What better mix than birding and wine tasting in the south of France?
I finally heeded multiple requests to organise a spring trip combining bird watching and wine tasting – not that I took much persuading as these are two activities I find almost equally enjoyable! We hosted the first edition of the tour, Spring birding and wine in the Mediterranean in May 2017, and a good time was had by all. Everyone succeeded in getting good views of a wide range of birds, including most of the emblematic Mediterranean species as well as tasting a range of wines from three quite different wineries. Our accommodation was charming, the food delicious and the weather was sunny and suitably warm for most of the week.
Having Bill Oddie with us for the trip was an unexpected bonus, his unique combination of humour and excellent birding skills keeping us on our toes! Bill was with us courtesy of Birdwatch magazine (thank you Dominic and Martine!), to cover the trip as an introduction to this new Mediterranean birding destination – Birdwatching Narbonnaise. You can read the resulting article in the “World of Birds” supplement in the January edition of Birdwatch, (read a copy of the article here) .
With some interesting bird watching and some equally interesting wines (Fitou, Corbières and Côtes du Languedoc being the main appellations), not to mention Cathar castles, the medieval city of Carcassonne, Fontfroide abbey, the many delightful Languedoc villages, and a highly popular coastline, the area really does have a great deal to offer. But whereas the wines, castles and beaches all have long established reputations, the exceptionally rich natural history of this part of the world, has until recently been a well kept secret!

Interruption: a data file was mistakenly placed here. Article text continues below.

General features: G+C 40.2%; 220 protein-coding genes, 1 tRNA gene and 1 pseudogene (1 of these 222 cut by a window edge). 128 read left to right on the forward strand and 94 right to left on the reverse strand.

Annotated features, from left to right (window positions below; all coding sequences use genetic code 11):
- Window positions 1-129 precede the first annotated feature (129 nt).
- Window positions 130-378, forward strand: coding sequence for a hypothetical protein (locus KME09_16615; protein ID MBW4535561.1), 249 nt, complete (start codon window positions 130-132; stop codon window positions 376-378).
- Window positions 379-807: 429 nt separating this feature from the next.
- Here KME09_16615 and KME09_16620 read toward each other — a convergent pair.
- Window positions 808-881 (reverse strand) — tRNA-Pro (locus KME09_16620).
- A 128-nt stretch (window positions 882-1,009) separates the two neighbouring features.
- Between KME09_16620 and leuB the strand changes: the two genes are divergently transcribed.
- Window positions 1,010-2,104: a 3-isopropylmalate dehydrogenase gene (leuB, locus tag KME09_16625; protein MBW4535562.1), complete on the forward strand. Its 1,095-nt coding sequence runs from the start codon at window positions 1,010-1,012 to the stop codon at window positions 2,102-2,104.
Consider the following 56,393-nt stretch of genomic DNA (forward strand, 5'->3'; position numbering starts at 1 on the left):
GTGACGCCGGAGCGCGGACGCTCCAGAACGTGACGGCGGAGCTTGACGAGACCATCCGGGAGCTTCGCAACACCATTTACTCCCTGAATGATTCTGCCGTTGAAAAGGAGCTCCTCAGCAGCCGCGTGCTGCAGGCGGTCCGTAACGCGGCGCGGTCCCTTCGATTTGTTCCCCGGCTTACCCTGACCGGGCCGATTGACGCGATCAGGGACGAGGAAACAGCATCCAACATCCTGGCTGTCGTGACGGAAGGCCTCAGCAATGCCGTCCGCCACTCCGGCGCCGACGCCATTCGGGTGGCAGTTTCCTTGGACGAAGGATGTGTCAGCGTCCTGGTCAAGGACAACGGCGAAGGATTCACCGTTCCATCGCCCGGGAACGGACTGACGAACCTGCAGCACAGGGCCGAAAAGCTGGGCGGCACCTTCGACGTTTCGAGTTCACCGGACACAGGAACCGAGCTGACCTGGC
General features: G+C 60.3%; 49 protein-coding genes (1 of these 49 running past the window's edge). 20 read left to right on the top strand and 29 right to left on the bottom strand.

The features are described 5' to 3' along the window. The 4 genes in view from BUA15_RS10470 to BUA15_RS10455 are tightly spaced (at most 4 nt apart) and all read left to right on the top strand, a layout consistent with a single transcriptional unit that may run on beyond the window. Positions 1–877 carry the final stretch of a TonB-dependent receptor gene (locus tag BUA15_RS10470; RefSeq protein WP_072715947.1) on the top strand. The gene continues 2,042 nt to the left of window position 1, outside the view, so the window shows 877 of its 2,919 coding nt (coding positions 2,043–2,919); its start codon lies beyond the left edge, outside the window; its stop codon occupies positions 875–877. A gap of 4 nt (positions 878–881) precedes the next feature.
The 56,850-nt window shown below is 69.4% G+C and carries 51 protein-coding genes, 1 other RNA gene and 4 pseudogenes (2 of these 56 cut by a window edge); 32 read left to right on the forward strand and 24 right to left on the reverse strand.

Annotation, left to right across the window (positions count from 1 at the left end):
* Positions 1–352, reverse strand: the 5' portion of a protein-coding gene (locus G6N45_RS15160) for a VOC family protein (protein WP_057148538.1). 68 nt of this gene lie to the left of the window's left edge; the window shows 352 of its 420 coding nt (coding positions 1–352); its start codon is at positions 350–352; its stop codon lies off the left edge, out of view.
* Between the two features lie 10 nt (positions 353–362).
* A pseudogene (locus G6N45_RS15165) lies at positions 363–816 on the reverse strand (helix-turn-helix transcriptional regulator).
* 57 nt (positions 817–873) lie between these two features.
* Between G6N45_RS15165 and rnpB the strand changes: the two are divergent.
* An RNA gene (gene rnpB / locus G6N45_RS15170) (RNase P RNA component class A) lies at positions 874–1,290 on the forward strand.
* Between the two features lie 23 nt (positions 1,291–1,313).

A wide diversity of habitats in a small area
Birding around the former salt pans at Gruissan
The trip is centred on the Narbonnaise regional park, established in 2003 to protect and promote an area of 700 square kilometres on the western edge of the Mediterranean biodiversity hotspot (one of 35 in the world). The park encompasses an incredible diversity of habitats from a string of Mediterranean coastal lagoons, across vineyard covered plains and up into the craggy limestone hills of the Corbières Maritimes. Such varied habitats are home, for all or some of the year, to a wide range of species, from eagles (Golden, Bonelli, Short-toed, Booted) and warblers (Sardinian, Subalpine, Orphean, Dartford), to waders and shorebirds (Greater flamingo, Black-winged stilt, Kentish plover, White stork, Purple heron, Purple gallinule) and a colourful collection of summer visitors (Bee-eater, Roller, Golden oriole, Woodchat shrike, Great spotted cuckoo), to mention but a few!
Eagle owl, Short-toed eagle, Flamingo and European bee-eater can all be seen quite easily.
The Languedoc remains the world’s largest wine producing area
Geography, sun, wind and latitude naturally all contribute to the excellent birdwatching, but also to the excellent wines… with the dry climate keeping the vines healthy and the many sunny days increasing the sugar levels in the grapes. Not surprising then, that the Languedoc-Roussillon remains the largest wine producing area in the world. And vineyards make for good birdwatching, with the trellis posts providing perches galore! Black-eared wheatear, Hoopoe, Woodchat shrike and Roller can all be commonly seen in the vineyards.
Birdwatching in the vineyards
A touch of luxury at a new boutique hotel in Leucate
This year we are adding a touch of luxury to the 2018 Spring birding and wine trip, which will be hosted at a gorgeous new boutique hotel in Leucate, the 19-21, Un amour d’hôtel, (where they have a special wine tasting cellar and an excellent chef!).
Luxury accommodation in a relaxed atmosphere at the 19-21 boutique hotel in Leucate.
Good food, good wine and good birdwatching – a really great combination!
So enquire here if you would like to join us for the next edition of this trip…
This is what one participant had to say about the trip in May 2017:
“A great group of people to spend a week with in a relaxed atmosphere.
All round knowledge of birds, butterflies, plants and local history was excellent.
The three wine tasting events were all very enjoyable and made a pleasurable break from bird watching.” P.Russell